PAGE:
Number 3. Negative associations. "Keep away from people who try to belittle your ambitions," said Mark Twain.. "Small people always do that, but the really great make you feel that you too can become great." What type of people do you associate yourself with? Are they people who are as excited as you are to see you achieve all that you desire? Will they hold you accountable for doing the things you need to, to get where you want? "Show me who you frequent," reads a French proverb, "and I will tell you who you are." To ensure that those you associate with aren't keeping you from your dreams, ask yourself: Do I spend more time with dream makers or dream breakers?
Classmate Christina Dixon writes, “I aspire to be a cardiac surgeon for a few reasons. First, it is my dream, second money should not be a factor in medical care, third, the most loving person I know, Inez Clewis, my grandmother, encourages me because of her heart condition. I believe that by achieving my goals, I can give a great deal back to my community because I will have the opportunity to perform open-heart surgery and other procedures on those who most need it. Christina dreams of completing her medical degree and establishing a heart foundation that will be full of the love her grandmother exhibits for her family and others.
Other seniors wrote in English class that you dreamed of unlocked bathrooms, your poetry published or works shown in galleries, to be a veterinarian, film director and scientist. You dreamed of marriage, kids and a dog, and you considered M-A a mountain and that you were at the peak and have succeeded together.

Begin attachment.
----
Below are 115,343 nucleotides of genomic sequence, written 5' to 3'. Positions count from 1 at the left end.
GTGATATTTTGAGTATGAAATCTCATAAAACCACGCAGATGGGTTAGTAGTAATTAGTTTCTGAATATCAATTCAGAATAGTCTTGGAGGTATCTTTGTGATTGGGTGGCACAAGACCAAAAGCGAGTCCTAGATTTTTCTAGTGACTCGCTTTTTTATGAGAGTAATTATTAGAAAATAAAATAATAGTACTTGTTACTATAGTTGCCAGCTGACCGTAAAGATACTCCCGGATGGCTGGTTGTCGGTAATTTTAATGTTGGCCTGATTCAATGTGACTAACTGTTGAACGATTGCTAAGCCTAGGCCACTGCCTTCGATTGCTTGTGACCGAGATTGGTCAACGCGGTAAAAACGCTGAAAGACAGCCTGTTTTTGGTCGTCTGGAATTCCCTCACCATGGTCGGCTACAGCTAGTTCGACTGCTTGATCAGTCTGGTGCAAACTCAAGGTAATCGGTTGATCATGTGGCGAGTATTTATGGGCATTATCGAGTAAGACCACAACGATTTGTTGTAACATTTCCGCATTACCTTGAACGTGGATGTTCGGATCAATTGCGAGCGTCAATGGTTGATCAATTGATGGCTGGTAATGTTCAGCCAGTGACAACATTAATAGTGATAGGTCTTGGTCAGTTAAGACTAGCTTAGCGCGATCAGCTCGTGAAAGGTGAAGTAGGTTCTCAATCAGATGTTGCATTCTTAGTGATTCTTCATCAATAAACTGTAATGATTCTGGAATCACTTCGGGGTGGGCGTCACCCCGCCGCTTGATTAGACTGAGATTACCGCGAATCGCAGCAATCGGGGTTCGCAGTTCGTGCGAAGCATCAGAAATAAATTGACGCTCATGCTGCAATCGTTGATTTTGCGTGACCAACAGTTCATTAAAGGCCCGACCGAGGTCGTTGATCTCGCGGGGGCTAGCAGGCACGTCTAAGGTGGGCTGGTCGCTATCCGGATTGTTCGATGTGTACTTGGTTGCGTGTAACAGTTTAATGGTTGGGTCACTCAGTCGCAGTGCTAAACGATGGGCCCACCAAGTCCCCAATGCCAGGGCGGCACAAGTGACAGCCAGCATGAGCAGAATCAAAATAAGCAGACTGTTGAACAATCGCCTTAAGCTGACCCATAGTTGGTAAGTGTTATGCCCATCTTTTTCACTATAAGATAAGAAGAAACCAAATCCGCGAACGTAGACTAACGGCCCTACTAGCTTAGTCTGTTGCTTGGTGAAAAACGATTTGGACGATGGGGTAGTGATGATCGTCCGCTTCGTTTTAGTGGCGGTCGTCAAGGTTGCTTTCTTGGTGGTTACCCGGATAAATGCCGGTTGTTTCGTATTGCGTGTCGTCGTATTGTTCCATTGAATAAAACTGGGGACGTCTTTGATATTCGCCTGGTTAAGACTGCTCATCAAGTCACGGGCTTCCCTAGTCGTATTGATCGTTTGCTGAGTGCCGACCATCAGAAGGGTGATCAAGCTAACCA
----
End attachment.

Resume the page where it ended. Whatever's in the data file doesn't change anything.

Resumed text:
Seniors, an anonymous author wrote,
If there were ever a time to dare, to make a difference, to embark on something worth doing, it is now.
Not for any grand cause, necessarily-but for something that tugs at your heart, something that's your aspiration, something that's your dream.
You owe it to yourself to make your days count.
Know, though, that things worth doing seldom come easy.
There will be good days.
There will be times when you want to turn around, pack it up, and call it quits. Those times tell you that you are pushing yourself, that you are not afraid to learn by trying.
Because with an idea, determination, and the right tools, you can do great things.
Let your instincts, your intellect, and your heart guide you.
Believe in the incredible power of the human mind.
Of doing something that makes a difference.
Of working hard.
Of laughing and hoping.
Of lazy afternoons.
Of lasting friends.
The start of something new brings the hope of something great.
Anything is possible.
There is only one you.
And you will pass this way only once.